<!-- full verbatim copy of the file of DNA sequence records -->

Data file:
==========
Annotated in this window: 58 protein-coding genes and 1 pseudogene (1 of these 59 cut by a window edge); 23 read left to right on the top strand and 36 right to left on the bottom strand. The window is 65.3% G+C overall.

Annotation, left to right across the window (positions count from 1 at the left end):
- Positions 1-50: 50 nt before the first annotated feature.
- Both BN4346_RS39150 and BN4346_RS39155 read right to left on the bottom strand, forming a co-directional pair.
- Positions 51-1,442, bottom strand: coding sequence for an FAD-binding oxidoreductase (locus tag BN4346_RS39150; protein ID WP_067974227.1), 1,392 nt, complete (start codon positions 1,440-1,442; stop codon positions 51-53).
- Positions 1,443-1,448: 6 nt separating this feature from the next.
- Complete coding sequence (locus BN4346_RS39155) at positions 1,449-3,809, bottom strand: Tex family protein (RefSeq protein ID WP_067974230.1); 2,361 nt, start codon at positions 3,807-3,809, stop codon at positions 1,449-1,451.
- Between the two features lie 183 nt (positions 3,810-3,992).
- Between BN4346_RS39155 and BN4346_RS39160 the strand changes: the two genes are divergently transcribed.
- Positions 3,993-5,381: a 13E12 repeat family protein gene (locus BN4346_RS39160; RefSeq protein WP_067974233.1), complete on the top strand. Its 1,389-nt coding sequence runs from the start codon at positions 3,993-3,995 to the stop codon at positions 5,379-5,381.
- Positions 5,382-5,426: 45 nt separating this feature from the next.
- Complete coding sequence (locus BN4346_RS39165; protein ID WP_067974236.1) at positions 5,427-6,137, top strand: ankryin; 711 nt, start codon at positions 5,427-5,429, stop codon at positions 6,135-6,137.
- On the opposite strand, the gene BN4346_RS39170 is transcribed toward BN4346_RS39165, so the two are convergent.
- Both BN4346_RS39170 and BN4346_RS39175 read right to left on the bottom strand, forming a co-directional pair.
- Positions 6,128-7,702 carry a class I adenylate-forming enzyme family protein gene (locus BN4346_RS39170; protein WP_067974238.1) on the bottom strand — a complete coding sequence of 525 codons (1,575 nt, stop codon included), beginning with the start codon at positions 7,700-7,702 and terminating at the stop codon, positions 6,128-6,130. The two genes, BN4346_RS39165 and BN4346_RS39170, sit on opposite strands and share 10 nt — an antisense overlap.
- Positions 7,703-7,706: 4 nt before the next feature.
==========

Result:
Annotated in this window: 58 protein-coding genes and 1 pseudogene (1 of these 59 cut by a window edge); 23 read left to right on the top strand and 36 right to left on the bottom strand. The window is 65.3% G+C overall.

Annotation, left to right across the window (positions count from 1 at the left end):
- Positions 1-50: 50 nt before the first annotated feature.
- Both BN4346_RS39150 and BN4346_RS39155 read right to left on the bottom strand, forming a co-directional pair.
- Positions 51-1,442, bottom strand: coding sequence for an FAD-binding oxidoreductase (locus tag BN4346_RS39150; protein ID WP_067974227.1), 1,392 nt, complete (start codon positions 1,440-1,442; stop codon positions 51-53).
- Positions 1,443-1,448: 6 nt separating this feature from the next.
- Complete coding sequence (locus BN4346_RS39155) at positions 1,449-3,809, bottom strand: Tex family protein (RefSeq protein ID WP_067974230.1); 2,361 nt, start codon at positions 3,807-3,809, stop codon at positions 1,449-1,451.
- Between the two features lie 183 nt (positions 3,810-3,992).
- Between BN4346_RS39155 and BN4346_RS39160 the strand changes: the two genes are divergently transcribed.
- Positions 3,993-5,381: a 13E12 repeat family protein gene (locus BN4346_RS39160; RefSeq protein WP_067974233.1), complete on the top strand. Its 1,389-nt coding sequence runs from the start codon at positions 3,993-3,995 to the stop codon at positions 5,379-5,381.
- Positions 5,382-5,426: 45 nt separating this feature from the next.
- Complete coding sequence (locus BN4346_RS39165; protein ID WP_067974236.1) at positions 5,427-6,137, top strand: ankryin; 711 nt, start codon at positions 5,427-5,429, stop codon at positions 6,135-6,137.
- On the opposite strand, the gene BN4346_RS39170 is transcribed toward BN4346_RS39165, so the two are convergent.
- Both BN4346_RS39170 and BN4346_RS39175 read right to left on the bottom strand, forming a co-directional pair.
- Positions 6,128-7,702 carry a class I adenylate-forming enzyme family protein gene (locus BN4346_RS39170; protein WP_067974238.1) on the bottom strand — a complete coding sequence of 525 codons (1,575 nt, stop codon included), beginning with the start codon at positions 7,700-7,702 and terminating at the stop codon, positions 6,128-6,130. The two genes, BN4346_RS39165 and BN4346_RS39170, sit on opposite strands and share 10 nt — an antisense overlap.
- Positions 7,703-7,706: 4 nt before the next feature.